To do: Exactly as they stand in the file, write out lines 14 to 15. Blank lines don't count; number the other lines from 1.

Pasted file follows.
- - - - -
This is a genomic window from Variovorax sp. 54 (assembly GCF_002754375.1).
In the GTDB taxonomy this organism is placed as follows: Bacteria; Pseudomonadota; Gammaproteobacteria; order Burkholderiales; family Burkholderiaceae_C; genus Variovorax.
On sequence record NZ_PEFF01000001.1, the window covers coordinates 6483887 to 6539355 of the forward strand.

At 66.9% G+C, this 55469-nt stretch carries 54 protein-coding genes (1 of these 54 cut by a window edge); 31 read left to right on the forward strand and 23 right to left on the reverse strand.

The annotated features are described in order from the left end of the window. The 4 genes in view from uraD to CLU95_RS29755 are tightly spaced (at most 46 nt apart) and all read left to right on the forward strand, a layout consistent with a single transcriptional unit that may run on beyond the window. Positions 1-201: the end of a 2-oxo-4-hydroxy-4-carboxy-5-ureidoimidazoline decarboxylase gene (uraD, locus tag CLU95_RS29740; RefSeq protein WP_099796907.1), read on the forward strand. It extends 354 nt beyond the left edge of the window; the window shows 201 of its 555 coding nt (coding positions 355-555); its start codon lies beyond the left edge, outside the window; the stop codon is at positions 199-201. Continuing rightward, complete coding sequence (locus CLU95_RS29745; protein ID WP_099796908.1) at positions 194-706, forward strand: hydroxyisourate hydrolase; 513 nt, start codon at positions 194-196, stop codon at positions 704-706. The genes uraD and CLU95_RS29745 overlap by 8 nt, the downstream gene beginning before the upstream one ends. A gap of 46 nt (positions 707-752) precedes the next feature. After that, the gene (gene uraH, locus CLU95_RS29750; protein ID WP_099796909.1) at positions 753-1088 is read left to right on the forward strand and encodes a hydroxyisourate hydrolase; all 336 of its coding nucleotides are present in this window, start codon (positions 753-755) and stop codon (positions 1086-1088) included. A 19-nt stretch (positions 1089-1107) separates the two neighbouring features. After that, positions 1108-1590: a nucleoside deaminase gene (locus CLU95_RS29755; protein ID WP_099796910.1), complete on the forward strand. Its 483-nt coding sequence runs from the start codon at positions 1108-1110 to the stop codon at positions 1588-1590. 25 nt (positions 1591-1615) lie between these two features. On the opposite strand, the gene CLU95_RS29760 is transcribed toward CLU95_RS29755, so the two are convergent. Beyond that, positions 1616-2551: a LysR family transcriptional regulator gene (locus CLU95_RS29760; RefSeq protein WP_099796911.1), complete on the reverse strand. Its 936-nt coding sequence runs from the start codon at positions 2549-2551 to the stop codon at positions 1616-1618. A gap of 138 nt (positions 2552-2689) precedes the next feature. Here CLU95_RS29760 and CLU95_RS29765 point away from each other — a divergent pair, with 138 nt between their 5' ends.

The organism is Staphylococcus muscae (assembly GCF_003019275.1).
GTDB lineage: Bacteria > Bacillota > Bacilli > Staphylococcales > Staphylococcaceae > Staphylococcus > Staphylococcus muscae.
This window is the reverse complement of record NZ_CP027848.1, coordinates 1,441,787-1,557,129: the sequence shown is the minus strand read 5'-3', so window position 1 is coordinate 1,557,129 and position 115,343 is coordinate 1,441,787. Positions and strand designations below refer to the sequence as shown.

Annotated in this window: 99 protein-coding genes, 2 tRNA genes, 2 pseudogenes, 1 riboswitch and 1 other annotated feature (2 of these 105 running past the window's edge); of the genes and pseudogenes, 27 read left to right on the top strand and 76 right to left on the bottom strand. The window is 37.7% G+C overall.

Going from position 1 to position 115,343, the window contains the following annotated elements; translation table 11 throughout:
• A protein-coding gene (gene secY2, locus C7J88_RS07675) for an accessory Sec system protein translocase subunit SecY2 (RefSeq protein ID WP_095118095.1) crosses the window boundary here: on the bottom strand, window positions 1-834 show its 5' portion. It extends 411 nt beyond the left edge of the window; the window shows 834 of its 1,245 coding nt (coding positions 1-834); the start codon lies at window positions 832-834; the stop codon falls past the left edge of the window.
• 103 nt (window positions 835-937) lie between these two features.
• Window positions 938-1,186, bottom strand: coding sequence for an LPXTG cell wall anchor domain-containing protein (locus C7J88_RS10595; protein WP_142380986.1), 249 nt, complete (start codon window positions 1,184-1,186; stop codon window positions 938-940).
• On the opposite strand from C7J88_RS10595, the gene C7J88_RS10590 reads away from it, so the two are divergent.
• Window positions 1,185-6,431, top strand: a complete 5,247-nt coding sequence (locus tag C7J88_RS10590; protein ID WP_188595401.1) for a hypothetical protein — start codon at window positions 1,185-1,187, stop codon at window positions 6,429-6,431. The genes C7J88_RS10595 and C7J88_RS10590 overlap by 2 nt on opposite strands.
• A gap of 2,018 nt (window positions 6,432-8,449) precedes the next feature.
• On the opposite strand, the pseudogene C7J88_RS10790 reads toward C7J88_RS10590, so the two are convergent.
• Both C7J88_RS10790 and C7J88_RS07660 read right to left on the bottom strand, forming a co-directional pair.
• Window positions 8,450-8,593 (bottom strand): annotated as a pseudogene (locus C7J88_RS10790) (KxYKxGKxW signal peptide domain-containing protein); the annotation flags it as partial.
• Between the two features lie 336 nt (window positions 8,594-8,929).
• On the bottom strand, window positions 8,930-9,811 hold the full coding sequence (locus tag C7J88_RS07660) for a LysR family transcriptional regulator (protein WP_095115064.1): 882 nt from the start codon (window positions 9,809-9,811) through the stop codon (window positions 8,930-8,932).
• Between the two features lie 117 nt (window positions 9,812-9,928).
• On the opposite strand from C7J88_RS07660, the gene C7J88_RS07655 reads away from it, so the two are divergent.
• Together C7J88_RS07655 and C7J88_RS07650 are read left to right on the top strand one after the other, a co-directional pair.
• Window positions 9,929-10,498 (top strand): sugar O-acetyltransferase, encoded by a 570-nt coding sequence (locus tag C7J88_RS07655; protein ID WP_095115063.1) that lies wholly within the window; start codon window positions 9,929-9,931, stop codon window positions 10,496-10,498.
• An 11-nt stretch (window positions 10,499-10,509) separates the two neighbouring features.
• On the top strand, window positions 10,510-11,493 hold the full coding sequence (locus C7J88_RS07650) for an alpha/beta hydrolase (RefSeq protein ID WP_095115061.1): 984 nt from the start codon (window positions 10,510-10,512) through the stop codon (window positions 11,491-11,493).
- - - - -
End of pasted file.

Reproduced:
• On the opposite strand from C7J88_RS10595, the gene C7J88_RS10590 reads away from it, so the two are divergent.
• Window positions 1,185-6,431, top strand: a complete 5,247-nt coding sequence (locus tag C7J88_RS10590; protein ID WP_188595401.1) for a hypothetical protein — start codon at window positions 1,185-1,187, stop codon at window positions 6,429-6,431. The genes C7J88_RS10595 and C7J88_RS10590 overlap by 2 nt on opposite strands.